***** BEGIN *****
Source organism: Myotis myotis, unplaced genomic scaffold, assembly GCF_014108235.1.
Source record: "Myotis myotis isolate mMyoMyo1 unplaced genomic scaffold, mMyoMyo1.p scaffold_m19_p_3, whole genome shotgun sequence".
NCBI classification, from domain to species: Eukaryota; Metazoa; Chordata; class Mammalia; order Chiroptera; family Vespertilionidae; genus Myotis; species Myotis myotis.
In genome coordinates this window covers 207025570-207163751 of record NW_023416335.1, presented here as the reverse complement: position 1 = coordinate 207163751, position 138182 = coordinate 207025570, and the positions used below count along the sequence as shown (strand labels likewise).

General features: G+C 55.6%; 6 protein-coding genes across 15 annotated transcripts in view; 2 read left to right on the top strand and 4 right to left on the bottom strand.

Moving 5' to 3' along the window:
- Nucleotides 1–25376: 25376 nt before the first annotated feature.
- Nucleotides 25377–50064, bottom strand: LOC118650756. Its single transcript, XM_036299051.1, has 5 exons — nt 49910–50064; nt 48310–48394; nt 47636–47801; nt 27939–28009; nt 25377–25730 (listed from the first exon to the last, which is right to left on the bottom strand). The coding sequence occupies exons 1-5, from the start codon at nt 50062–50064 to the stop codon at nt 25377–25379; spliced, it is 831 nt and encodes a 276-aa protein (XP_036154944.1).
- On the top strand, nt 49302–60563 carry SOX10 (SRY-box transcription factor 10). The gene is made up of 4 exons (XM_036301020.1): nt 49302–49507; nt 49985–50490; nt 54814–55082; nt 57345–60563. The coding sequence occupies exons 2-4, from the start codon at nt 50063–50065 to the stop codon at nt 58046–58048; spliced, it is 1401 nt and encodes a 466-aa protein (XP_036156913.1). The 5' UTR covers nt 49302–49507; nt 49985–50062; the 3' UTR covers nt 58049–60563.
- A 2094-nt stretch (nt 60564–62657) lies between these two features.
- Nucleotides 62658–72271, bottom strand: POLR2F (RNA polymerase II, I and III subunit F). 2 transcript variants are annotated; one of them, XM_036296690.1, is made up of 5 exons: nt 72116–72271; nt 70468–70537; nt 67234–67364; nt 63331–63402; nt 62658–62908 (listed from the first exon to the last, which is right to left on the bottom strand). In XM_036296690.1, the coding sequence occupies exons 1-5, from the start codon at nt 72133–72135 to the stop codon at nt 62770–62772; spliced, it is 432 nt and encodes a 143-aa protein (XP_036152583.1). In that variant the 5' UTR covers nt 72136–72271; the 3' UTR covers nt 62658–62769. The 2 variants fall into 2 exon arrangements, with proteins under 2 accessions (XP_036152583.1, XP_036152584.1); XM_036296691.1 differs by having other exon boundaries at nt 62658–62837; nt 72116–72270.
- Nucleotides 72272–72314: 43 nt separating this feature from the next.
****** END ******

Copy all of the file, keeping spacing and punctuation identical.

Source organism: Myotis myotis, unplaced genomic scaffold, assembly GCF_014108235.1.
Source record: "Myotis myotis isolate mMyoMyo1 unplaced genomic scaffold, mMyoMyo1.p scaffold_m19_p_3, whole genome shotgun sequence".
NCBI classification, from domain to species: Eukaryota; Metazoa; Chordata; class Mammalia; order Chiroptera; family Vespertilionidae; genus Myotis; species Myotis myotis.
In genome coordinates this window covers 207025570-207163751 of record NW_023416335.1, presented here as the reverse complement: position 1 = coordinate 207163751, position 138182 = coordinate 207025570, and the positions used below count along the sequence as shown (strand labels likewise).

General features: G+C 55.6%; 6 protein-coding genes across 15 annotated transcripts in view; 2 read left to right on the top strand and 4 right to left on the bottom strand.

Moving 5' to 3' along the window:
- Nucleotides 1–25376: 25376 nt before the first annotated feature.
- Nucleotides 25377–50064, bottom strand: LOC118650756. Its single transcript, XM_036299051.1, has 5 exons — nt 49910–50064; nt 48310–48394; nt 47636–47801; nt 27939–28009; nt 25377–25730 (listed from the first exon to the last, which is right to left on the bottom strand). The coding sequence occupies exons 1-5, from the start codon at nt 50062–50064 to the stop codon at nt 25377–25379; spliced, it is 831 nt and encodes a 276-aa protein (XP_036154944.1).
- On the top strand, nt 49302–60563 carry SOX10 (SRY-box transcription factor 10). The gene is made up of 4 exons (XM_036301020.1): nt 49302–49507; nt 49985–50490; nt 54814–55082; nt 57345–60563. The coding sequence occupies exons 2-4, from the start codon at nt 50063–50065 to the stop codon at nt 58046–58048; spliced, it is 1401 nt and encodes a 466-aa protein (XP_036156913.1). The 5' UTR covers nt 49302–49507; nt 49985–50062; the 3' UTR covers nt 58049–60563.
- A 2094-nt stretch (nt 60564–62657) lies between these two features.
- Nucleotides 62658–72271, bottom strand: POLR2F (RNA polymerase II, I and III subunit F). 2 transcript variants are annotated; one of them, XM_036296690.1, is made up of 5 exons: nt 72116–72271; nt 70468–70537; nt 67234–67364; nt 63331–63402; nt 62658–62908 (listed from the first exon to the last, which is right to left on the bottom strand). In XM_036296690.1, the coding sequence occupies exons 1-5, from the start codon at nt 72133–72135 to the stop codon at nt 62770–62772; spliced, it is 432 nt and encodes a 143-aa protein (XP_036152583.1). In that variant the 5' UTR covers nt 72136–72271; the 3' UTR covers nt 62658–62769. The 2 variants fall into 2 exon arrangements, with proteins under 2 accessions (XP_036152583.1, XP_036152584.1); XM_036296691.1 differs by having other exon boundaries at nt 62658–62837; nt 72116–72270.
- Nucleotides 72272–72314: 43 nt separating this feature from the next.